We spent some time in Swakopmund which was pretty uneventful other than a wrecked ship that has become a luxury home to thousand of seabirds. We oooo-ed and aaaahh-ed at flamigoes and pelicans and spent time with friends on the purple sand beaches. From there we went to the Cape Cross seal colony which was full of angry seals beating eachother up over personal space and pups laying around next to piles of placenta....thousands of piles of smelly afterbirth. Among the thousands of pups were happy jackals chewing away at the ones that were either poorly protected by their mothers or had been crushed by there fathers. Awesome.

Then Spitzkoppe... a land of magical orange rocks that turn red with the sunset and 4,000 year old bushman paintings.... I've never seen a more beautiful night sky... it was like being in a planetarium.

Then Twyfelfontein...dolomite rocks in the shape of "Oragan Pipes," sandstone bushman rock carvings, and petrified forests.

Then Himba village... got to hang out with some lovely barechested ladies covered in red okre. They clean themselves with smoke from mopane trees... no water... interesting.

Then Etosha salt pans. Saw loads of creatures great and small. Abby and I definitley got our birding fixes in and were perfectly happy that everyone saw a leopard (yet again) except for us... and by happy I mean extremely envious.

Hiked up the Waterberg plateau and got lost in the forest and found wild Ruppells Parrots... the view from the top of the plateau was gorgeous.... of course.

Hopping on a bus to Lusaka for 24 hours in about 5 hours... yikes! Hopefully they have toilets... otherwise I'm going to have to get creative because I dont think my kidneys can handle holding it anymore.

Saturday, November 15, 2008

p.s. (from Kruger)

The journey continues

"Caitie I love you."
"I just met you 10 minutes ago."
"I love you."
"I'm engaged." (I lied)
"He doesn't love you."

oh man... the desperation for an american wife.

-Watched elephants playing in the river in Chobe. They were dunking eachother completely under and swimming!

-Baby spotted hyena!
-Took a mokoro (wooden canoe) into the Okavango Delta... ants poured out of a crack in the wood as we sliced through the reeds... landed on an island with elephants roaming around...pitched our tent in the elephants toilet... learned how to pole the mokoros and went swimming near some grunting hippos... sat with a local woman and learned how to weave.
-volleyball in Maun
-walked around with bushmen in Gahnzi and learned how they live... showed us root that you can get water out of and mix with another root to make soap and wash with.

-ate kudu, zebra, and crocodile... i think my zebra was still alive when i ate it.
-hiked around amazing red and orange sand dunes during sunset and sunrises in the Namib desert. Went to Dune 45, Sossusvlei and Deadvlei and Sesrium canyon... found puddle with catfish inside the gorge that were jumping up for air. Beautiful and serene and open and... breathtaking.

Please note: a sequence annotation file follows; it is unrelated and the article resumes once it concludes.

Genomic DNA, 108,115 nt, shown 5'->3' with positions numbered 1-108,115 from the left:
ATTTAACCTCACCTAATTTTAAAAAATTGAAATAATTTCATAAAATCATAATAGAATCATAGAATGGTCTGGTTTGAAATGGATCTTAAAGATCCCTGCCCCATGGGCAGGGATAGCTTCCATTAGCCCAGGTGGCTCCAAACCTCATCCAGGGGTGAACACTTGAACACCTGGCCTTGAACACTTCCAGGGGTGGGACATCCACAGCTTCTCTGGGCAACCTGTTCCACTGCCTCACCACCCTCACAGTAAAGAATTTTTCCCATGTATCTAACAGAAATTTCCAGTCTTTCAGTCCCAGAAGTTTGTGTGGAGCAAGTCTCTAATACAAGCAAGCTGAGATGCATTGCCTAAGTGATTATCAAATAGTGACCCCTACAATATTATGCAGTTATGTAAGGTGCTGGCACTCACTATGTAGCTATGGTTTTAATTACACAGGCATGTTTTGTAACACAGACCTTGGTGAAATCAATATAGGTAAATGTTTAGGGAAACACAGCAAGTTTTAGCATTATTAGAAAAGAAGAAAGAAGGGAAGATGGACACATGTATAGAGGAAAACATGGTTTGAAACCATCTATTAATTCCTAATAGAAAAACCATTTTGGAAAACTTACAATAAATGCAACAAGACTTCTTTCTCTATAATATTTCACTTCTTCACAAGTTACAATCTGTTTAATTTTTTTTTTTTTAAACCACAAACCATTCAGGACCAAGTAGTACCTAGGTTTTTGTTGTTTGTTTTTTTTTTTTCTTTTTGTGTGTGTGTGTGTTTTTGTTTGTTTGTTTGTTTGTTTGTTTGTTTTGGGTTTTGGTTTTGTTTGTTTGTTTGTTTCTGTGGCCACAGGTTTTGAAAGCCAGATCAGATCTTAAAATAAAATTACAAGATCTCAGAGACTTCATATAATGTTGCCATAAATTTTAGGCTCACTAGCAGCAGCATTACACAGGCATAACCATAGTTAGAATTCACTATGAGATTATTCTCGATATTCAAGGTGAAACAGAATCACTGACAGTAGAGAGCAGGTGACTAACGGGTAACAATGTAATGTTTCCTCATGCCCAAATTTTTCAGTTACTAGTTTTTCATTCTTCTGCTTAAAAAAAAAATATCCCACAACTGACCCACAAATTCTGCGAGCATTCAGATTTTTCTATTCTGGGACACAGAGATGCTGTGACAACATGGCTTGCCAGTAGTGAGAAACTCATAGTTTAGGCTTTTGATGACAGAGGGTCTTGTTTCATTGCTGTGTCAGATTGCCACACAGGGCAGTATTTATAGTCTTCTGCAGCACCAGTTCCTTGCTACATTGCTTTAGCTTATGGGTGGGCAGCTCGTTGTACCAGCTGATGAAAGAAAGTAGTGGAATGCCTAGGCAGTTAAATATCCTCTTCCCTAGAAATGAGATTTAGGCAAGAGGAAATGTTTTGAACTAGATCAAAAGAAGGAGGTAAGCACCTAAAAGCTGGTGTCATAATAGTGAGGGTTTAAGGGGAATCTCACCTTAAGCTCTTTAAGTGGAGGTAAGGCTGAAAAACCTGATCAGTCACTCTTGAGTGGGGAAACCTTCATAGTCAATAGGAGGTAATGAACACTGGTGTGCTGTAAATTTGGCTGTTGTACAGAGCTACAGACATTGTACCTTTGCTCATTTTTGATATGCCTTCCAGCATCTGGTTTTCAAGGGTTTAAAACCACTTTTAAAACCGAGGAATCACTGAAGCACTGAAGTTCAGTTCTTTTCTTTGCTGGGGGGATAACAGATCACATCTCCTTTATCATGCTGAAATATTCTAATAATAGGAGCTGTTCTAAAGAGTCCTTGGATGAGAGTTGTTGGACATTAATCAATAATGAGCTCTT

More on Namibia later... currently at the skeleton coast.

Tuesday, November 4, 2008

Nyami nyami... the river god.

Abby and went for a little hike and saw Victoria Falls from the Zambia side. We wanted to see it from the Zimbabwe side but the visa is $55 and its $20 to see the falls.... lame. I supose it would be good to support Zim... but who is the money really going to?

We did however get to walk on the Zimbabwe side of the Zambezi. That counts right? We rafted 25 rapids for about 27 km... class 2 to class 5. Wasn't as terrifying as I thought it would be. It was hot out so all the crocs were out of sight in the river. The ones we did see were ittybitty. We got to swim one of the last rapids and I got a belly full of the Zambezi during that ride. I managed not to fall out of the raft... Abby wasn't so lucky. The gorge is pretty deep so we had to take a cable car up and out. That was the scariest part of the day. Right when we steppe dout of the thing horizontal rain started pouring down along with some crazy lighting. We took an open vehicle back to our camp in the rain and the driver saw an elephant on the way and decided to drive right up to it. The elephant whipped around and looked like it was deciding whether or not to crush us. So through the rain and wind I frantically yelled, "NO, NO, NO, TURN AROUND, LEAVE IT ALONE, DRIVE AWAY!" At which he proceeded to drive closer. I told one of the river guides still with us to tell him no and he finally listened. I survived the zambezi and a sketch cable car and was not about to get killed by an elephant.

In other news... its still ridiculously hot here during the day. Makes your head spin and legs wobble. Abby and I leave tomorrow or the next day for Botswana and will end up in Windhoek, Namibia in about a week and a half... then we figure out our next steps from there.